The challenges for numerics are the substantial scale ranges (dust grain vs. convective velocities), developing an efficient procedure to treat scattering in the time-dependent multi-D case, the interaction between local and global transport processes, the dust cloud distribution and the local transport of momentum (turbulent velocity).

G. Wuchterl: Convection during the formation of gaseous giants and stars

Classical pre-main-sequence evolution starts somewhere in the middle of nowhere in the HR diagram (e.g. at the so-called "birthline"). The only other way is to calculate the full protostellar collapse, which involves challenging physics. To demonstrate this, eight equations for self-gravitating, convective, radiating fluids were shown (see Wuchterl and Tscharnuter 2003, A&A 398, 1081).

Wuchterl and Feuchtinger (1998) is on the supercritical protostellar accretion shock with convection. This requires very high resolution (order of 10^8) and one has to go to very high Courant numbers (10^12).

Improving and testing convection involves a physically plausible time dependent theory. A modified Kuhfuss theory is employed.

The calculations start with an equilibrium Bonnor-Ebert sphere, but the stars do not arrive on the Hayashi line (they are hotter and more luminous after one Myr).

In the HRD, star formation calculations are best displayed with isopleths (lines of constant mass), since the mass is not constant during evolution (accretion!).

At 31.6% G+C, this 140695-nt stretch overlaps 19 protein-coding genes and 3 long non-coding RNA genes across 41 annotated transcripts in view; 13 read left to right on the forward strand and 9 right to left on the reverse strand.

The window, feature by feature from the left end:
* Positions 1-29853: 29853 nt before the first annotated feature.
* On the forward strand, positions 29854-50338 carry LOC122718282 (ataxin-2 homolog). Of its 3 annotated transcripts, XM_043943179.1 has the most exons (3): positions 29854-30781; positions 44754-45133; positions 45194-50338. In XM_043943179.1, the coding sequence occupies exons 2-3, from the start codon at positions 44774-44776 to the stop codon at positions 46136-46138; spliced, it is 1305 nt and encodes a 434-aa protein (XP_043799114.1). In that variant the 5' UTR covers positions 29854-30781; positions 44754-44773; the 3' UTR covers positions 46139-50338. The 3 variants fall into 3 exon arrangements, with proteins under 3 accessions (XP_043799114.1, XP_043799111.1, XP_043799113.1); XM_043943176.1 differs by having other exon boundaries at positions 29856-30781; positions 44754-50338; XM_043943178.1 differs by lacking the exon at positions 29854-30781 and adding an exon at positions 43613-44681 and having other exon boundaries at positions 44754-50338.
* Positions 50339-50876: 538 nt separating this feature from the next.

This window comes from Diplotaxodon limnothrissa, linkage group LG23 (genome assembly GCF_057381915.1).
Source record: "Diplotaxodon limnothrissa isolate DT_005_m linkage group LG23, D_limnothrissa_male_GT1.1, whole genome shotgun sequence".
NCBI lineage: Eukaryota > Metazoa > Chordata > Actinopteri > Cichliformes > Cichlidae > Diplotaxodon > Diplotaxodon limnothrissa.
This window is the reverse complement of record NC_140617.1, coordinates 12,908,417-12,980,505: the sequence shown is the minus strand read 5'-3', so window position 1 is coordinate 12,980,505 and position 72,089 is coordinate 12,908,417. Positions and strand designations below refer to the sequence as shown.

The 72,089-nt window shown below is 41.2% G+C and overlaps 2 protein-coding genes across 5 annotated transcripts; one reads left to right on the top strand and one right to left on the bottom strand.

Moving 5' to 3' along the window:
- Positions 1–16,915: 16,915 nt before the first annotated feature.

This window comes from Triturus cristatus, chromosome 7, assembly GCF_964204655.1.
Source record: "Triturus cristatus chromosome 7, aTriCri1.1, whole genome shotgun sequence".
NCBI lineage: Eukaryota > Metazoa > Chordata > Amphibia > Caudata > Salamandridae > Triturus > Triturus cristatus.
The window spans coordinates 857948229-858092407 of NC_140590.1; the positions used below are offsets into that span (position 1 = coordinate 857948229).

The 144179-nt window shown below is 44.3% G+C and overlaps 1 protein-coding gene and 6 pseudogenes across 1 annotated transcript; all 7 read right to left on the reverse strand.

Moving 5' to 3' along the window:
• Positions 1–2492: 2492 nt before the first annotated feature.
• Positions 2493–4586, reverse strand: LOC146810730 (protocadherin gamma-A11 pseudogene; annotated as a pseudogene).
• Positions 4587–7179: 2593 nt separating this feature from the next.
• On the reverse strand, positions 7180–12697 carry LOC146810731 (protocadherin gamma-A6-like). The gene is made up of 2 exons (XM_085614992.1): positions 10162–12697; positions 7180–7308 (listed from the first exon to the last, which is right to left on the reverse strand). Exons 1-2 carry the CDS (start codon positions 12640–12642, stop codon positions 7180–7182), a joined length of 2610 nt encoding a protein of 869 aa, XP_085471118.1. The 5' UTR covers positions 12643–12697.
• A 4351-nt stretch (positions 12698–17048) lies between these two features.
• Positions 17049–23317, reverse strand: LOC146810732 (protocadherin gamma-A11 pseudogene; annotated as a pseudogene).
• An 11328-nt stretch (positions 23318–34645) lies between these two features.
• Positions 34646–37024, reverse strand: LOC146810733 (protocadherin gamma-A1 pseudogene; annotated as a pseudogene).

Results of a solar mass collapse with convection show that after 1 million years, the cloud memory is lost. The differences to the static picture are that deuterium is burnt (so the birthline seems not to be a useful concept) and the core is radiative.

Two cases of extreme planet formation were presented:
  1. GQ Lupi b (ESO VLT NACO observations from June 2004). This is a nearby young star with a faint companion, with a projected separation of 0.7 arcsec (100 AU).
  2. HD 149026 b - a transiting Saturn mass planet with a 70 Earth masses core.
Models give predictions which are in accordance with the observations.

Friday, August 25, 2006

Good bye Prague

The previous entry was the last one for this week. Unfortunately I did not get past the second day, but at least that one is complete. I have notes for many more talks and will add them later to this blog.

Today, I already attended the very nice concluding talk for the Convection Symposium given by J-P Zahn and will now go to the summary talks of the Binary Stars Symposium by C. Scarfe and V. Trimble.

H. Hensberge: Modern Techniques for the Analysis of Spectroscopic Binaries (invited talk, Tue, Aug. 22)

This talk within Symposium 240 was about how to extract information from spectroscopic binary (SB) spectra by reconstruction and analysis of the component spectra.

At the beginning, the importance of the line broadening function was discussed. For reconstruction, it is assumed that the observed spectrum is composed of a sum of weighted intrinsic component spectra. The intrinsic component spectra are time-independent (the shape of the spectral lines does not depend on orbital phase), but the weights may be time dependent (light and line strength variability). The reconstruction technique is based on velocity differences between the components and their time-variations. In order to apply this technique successfully, one should aim at observations homogeneously distributed in velocity and not concentrated at extreme line separation.

Historically, SB spectra have been analysed by the following techniques:
  • Cool giant + hotter, less evolved star (very different stars): subtract template for cool giant (Griffin & Griffin 1986)